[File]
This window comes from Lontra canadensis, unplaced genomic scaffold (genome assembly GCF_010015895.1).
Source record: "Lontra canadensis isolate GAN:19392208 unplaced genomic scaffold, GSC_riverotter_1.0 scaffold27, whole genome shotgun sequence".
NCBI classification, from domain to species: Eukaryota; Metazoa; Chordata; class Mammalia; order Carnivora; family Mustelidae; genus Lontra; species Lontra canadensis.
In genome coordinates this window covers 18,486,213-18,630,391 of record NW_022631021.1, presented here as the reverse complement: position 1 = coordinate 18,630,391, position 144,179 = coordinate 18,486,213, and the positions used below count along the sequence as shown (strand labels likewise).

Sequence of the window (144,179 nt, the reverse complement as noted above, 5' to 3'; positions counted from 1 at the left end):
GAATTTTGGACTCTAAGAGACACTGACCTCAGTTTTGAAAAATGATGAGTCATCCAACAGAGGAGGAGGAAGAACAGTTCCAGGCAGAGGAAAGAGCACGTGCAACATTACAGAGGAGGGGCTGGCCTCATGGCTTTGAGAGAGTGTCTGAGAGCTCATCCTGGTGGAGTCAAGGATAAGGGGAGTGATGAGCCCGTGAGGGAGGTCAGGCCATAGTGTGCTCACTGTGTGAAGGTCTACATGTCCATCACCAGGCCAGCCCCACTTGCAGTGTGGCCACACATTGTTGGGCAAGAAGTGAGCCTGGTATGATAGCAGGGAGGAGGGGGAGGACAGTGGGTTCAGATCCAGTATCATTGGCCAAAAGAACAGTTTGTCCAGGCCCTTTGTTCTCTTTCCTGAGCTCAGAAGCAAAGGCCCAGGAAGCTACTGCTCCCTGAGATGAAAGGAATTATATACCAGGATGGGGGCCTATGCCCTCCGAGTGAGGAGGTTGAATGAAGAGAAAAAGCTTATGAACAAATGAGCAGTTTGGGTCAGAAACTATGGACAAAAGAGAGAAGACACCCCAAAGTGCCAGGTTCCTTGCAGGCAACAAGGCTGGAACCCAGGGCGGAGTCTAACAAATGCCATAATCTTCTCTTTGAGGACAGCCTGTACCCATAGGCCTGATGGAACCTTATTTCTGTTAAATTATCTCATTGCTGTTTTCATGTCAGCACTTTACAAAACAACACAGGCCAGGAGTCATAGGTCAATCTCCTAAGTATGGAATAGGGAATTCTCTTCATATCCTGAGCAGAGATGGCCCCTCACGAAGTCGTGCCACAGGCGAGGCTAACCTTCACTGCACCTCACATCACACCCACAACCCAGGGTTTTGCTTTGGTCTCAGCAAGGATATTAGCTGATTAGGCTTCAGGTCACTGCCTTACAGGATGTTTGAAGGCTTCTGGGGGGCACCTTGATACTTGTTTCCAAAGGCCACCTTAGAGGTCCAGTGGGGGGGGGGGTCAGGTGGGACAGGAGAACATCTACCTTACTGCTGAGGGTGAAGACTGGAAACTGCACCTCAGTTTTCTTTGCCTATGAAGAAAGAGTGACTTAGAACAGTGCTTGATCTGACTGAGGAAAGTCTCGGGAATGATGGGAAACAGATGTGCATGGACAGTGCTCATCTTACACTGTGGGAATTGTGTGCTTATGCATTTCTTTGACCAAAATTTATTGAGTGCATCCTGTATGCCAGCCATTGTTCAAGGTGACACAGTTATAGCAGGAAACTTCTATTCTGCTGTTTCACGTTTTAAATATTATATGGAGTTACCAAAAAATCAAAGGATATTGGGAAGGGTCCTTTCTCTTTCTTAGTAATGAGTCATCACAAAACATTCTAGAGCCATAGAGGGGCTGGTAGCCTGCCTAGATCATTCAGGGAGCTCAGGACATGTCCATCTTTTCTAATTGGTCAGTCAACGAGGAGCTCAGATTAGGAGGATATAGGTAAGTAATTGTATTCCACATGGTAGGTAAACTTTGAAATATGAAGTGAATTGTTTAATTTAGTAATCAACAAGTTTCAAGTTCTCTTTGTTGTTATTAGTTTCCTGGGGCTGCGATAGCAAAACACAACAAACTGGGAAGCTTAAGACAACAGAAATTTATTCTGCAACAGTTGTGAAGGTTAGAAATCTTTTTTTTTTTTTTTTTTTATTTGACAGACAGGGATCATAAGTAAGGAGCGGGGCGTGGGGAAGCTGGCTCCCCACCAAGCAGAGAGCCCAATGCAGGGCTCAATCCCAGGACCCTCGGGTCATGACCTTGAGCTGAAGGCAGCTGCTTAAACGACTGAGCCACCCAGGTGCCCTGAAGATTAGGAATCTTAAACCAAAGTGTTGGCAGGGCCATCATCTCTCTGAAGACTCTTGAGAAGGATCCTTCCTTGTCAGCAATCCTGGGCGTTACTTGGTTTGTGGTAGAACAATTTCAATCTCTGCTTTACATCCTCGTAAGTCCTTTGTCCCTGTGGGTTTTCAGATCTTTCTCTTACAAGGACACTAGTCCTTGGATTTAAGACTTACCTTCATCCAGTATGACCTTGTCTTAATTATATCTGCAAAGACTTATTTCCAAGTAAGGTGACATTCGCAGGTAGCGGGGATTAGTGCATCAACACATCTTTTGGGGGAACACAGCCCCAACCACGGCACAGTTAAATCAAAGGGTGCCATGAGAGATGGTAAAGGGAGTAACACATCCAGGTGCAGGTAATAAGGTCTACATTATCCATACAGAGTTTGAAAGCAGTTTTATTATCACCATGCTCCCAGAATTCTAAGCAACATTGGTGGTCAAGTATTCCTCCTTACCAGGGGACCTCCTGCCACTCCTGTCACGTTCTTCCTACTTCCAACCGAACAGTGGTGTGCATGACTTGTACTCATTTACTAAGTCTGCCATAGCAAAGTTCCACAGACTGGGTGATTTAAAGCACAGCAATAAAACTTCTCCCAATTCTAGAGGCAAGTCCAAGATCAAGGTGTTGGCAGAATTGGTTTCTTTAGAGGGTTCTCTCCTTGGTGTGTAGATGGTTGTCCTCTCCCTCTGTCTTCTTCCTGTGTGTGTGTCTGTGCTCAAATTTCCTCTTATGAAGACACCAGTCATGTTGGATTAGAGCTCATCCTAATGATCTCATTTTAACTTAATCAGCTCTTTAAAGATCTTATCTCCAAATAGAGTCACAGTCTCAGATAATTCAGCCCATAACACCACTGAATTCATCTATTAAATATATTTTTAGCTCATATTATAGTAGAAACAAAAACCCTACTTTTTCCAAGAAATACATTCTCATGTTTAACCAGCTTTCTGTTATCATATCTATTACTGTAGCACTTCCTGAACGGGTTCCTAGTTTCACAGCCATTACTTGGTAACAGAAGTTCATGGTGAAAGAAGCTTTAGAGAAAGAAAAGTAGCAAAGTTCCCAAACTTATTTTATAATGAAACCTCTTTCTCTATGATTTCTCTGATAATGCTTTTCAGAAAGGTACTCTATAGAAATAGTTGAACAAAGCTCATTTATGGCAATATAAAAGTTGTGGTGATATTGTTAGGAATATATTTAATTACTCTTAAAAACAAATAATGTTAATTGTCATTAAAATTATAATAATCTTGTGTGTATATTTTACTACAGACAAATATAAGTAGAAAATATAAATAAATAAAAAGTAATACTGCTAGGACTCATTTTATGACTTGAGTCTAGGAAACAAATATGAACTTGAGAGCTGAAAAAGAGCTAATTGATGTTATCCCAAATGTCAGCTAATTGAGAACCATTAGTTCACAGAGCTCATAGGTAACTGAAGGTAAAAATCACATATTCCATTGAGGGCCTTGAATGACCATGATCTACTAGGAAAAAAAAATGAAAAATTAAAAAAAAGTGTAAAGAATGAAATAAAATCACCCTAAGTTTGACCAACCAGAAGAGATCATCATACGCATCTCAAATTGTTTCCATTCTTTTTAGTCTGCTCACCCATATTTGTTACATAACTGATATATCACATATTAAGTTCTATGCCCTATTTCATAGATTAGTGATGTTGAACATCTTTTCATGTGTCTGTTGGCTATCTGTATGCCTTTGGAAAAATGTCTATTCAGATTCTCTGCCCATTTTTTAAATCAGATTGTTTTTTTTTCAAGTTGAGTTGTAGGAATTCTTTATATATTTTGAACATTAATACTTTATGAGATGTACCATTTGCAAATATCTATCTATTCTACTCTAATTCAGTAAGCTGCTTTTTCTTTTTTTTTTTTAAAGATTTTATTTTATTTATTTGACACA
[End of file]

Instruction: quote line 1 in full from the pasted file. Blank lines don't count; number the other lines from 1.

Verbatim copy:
This window comes from Lontra canadensis, unplaced genomic scaffold (genome assembly GCF_010015895.1).